If you find yourself away on business often and own an RV, renting it out can be a great way to generate income while you’re on the road yourself. Renting your house may not be as viable—perhaps your family still resides there while you’re traveling for business, or you aren’t completely comfortable with opening your house to strangers. Letting others experience your RV is a happy medium.
Here a few statistics on the growing popularity of road trips in the United States:
- According to com, 25% of surveyed travelers hoped to go on an “epic” road trip during 2018.
- MMGY Global found that, between 2017 and 2018, 39% of overall trips taken in the United States were road trips; up 17% from the year prior.
- A research study conducted by IPSOS found that 66% of Americans planned some type of road trip in 2017, though 56% were stressed about where to go and what stops to make along the way.
As a business owner who isn’t putting an RV or camper to great use, now is great time to capitalize on some of these trends and gain some extra income. And believe it or not, there are several peer-to-peer rental platforms where you can list your RV for rent, just as you’d list your home for rent on a platform like AirBnb.
Use Professional Photography
Professional photography is a must when it comes to listing your RV for rent. In fact, it can make or break your listing entirely. You’ll need the right lighting and a solid, professional camera. And while your smartphone might take some great photos, the difference between smartphone pictures and professional pictures is evident. If you don’t own a professional camera, rent one for a day or hire someone to take the photos for you. The upfront costs will pay for itself once the bookings start coming in, as your photos will attract more renters.
Take a look at campervan photos on Pinterest and think about the lifestyle that RVs and camper vans offer. Curate an entire experience for people, and make it easy for them to imagine what it would be like to travel in your vehicle. Staging is a great way to achieve this. You want prospective renters to not only know what your vehicle feels like. Throw pillows, draped blankets, and open books on the bed are just their own way to convey the on-the-road lifestyle aesthetic. Another idea: throw some maps, coffee mugs, and an old camera on the table. Be creative and have fun with your staging.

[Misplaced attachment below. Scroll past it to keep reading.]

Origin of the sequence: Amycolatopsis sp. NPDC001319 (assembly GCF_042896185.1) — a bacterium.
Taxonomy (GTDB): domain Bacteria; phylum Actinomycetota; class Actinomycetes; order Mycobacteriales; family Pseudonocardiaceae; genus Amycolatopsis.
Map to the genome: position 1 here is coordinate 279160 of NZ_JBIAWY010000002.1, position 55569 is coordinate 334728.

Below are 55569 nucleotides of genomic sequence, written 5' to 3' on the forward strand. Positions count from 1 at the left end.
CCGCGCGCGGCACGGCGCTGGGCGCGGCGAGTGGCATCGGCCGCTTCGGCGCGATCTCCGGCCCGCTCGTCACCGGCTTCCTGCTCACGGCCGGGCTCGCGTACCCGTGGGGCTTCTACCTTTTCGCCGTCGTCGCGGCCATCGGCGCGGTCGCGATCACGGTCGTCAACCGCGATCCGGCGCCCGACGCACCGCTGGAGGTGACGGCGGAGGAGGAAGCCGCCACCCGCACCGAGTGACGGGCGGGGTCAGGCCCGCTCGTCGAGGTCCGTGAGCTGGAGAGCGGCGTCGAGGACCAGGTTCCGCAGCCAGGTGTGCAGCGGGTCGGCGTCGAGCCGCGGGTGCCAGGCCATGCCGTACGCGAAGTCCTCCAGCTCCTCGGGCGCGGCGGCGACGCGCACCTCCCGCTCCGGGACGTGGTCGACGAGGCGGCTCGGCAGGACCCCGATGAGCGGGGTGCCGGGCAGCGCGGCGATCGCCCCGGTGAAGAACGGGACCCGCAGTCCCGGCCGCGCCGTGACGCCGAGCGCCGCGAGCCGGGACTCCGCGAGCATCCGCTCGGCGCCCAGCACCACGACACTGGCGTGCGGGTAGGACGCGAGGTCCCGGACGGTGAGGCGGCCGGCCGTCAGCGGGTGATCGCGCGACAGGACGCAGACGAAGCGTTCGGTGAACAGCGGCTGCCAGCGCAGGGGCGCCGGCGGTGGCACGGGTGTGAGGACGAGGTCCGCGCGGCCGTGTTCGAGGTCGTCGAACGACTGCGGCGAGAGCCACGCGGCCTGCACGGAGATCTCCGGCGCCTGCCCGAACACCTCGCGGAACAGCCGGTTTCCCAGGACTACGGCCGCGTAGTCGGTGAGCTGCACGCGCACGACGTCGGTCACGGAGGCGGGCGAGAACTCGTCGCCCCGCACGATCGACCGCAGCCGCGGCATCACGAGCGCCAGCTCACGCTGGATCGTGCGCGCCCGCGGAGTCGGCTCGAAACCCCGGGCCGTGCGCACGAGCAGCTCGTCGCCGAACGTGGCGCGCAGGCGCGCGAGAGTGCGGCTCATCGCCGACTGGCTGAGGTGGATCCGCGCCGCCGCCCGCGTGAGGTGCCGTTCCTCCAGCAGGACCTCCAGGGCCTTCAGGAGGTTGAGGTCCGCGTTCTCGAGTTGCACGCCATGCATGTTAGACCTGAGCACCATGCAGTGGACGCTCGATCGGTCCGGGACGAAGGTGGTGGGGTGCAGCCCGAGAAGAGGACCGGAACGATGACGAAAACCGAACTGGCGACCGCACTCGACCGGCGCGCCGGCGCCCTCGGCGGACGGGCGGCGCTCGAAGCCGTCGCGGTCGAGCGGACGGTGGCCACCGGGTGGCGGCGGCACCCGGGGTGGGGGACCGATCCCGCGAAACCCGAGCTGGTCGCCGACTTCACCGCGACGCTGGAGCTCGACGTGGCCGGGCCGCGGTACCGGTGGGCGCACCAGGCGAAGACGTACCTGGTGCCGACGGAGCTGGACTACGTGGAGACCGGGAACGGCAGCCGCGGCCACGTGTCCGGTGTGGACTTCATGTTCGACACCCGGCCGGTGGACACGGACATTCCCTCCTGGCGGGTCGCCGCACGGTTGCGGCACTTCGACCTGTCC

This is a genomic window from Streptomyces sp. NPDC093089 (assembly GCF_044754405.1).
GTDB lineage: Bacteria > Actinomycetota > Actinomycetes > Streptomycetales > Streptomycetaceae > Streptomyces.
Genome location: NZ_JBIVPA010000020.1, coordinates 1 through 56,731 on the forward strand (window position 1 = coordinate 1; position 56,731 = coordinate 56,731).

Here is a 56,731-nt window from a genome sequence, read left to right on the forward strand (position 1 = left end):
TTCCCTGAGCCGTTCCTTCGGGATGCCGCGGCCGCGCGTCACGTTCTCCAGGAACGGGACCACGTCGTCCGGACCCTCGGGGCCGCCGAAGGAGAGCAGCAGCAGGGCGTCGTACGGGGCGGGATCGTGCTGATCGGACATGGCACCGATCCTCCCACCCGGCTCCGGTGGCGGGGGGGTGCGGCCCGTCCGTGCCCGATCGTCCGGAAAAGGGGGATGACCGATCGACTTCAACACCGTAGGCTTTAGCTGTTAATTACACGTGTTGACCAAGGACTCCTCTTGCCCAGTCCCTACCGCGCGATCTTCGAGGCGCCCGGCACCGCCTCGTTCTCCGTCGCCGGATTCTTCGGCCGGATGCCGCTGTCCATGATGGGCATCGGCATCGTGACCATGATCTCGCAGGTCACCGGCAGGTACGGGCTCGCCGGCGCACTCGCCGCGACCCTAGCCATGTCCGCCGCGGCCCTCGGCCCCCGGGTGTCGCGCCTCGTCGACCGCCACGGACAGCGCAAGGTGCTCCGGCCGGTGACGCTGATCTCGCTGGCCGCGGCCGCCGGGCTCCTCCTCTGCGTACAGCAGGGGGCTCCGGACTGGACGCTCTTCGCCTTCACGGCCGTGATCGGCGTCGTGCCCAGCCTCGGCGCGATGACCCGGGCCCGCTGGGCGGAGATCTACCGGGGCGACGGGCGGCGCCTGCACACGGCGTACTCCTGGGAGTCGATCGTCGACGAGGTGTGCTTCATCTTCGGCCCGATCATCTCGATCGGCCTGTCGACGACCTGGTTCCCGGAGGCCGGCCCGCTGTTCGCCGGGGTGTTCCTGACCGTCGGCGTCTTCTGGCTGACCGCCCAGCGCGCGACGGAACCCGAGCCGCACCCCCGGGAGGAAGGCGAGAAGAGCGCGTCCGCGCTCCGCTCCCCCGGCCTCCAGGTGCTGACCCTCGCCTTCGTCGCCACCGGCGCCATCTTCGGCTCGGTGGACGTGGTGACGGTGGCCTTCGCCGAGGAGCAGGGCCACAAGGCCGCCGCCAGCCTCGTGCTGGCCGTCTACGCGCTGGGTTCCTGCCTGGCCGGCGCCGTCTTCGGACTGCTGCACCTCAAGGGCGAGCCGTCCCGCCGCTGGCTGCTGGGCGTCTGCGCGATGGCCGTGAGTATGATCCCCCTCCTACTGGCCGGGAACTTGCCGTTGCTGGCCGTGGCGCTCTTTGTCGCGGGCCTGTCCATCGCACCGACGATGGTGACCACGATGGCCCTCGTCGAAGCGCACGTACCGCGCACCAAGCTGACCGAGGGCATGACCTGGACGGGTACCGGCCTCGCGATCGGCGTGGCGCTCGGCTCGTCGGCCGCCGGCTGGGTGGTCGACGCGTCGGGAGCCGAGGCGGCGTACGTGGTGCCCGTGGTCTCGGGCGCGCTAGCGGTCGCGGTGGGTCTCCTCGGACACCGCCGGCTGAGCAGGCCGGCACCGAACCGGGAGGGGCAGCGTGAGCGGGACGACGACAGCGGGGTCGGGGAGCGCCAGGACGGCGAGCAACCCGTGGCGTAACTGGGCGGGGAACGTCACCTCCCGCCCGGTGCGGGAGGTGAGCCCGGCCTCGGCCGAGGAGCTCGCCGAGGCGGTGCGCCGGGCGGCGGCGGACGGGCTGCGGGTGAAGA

Create a Detailed Listing
Your listing is essentially your online advertisement. This is where you sell what you have to offer. Put yourself in the renter’s shoes. Your description should answer any potential questions that they have, and then some.
To make it easy, begin with the basics, like how big it is, how many people it can fit, and what features and amenities it includes. Then, you can move into specifics, describing the features that you’re proud of, like a new high-tech navigation system or surround sound. Think about the upgrades you’ve made since your original purchase. It also helps to take a look at other RVs comparable to yours to see how those listings are being advertised.
Upsell With RV Extras
Part of renting your RV is creating an experience. When a user is looking across dozens of different options, it can be very difficult to choose—especially when choosing between the same brands and models. As such, you can set yourself apart from other listings with upsells and accessories that matter most to drivers.
Fortunately, there are endless items you can include to indulge potential renters, from simply amenities like towels, bedsheets, and spices, to more luxury items like a portable espresso machine, portable projector, television, towels, camping chairs, and even a bottle of wine or two. Those extra touches go a long way for reviews as well.
Insurance is a tricky subject when it comes to renting out your RV. Your insurance company wouldn’t be happy if they found out you were renting your vehicle to a stranger, especially if an accident was involved. However, there are smart, legal ways to approach this. First and foremost, you should have a reliable insurance policy for yourself, especially one that caters to RVs. However, talk to your provider about potential plans that you can take advantage of which would cover you in the event of an accident while the vehicle is out of your hands.
You should also be sure to service your RV and get it checked before you allow others to use it. If you’re savvy with mechanics, you can do this yourself. Search for spare parts for your electronics and under your hood using a database search like Octopart. After all, taking preventative measures ensures you’re better safe than sorry.
You should also request a commercial rental insurance policy, which would protect you if an injury or property damage occurred. Additionally, many popular platforms offer RV rental insurance coverage directly through their platform, however, it’s best for you to have your own policy in place for a thicker cushion of protection.
This post was last modified on March 11, 2020 9:58 AM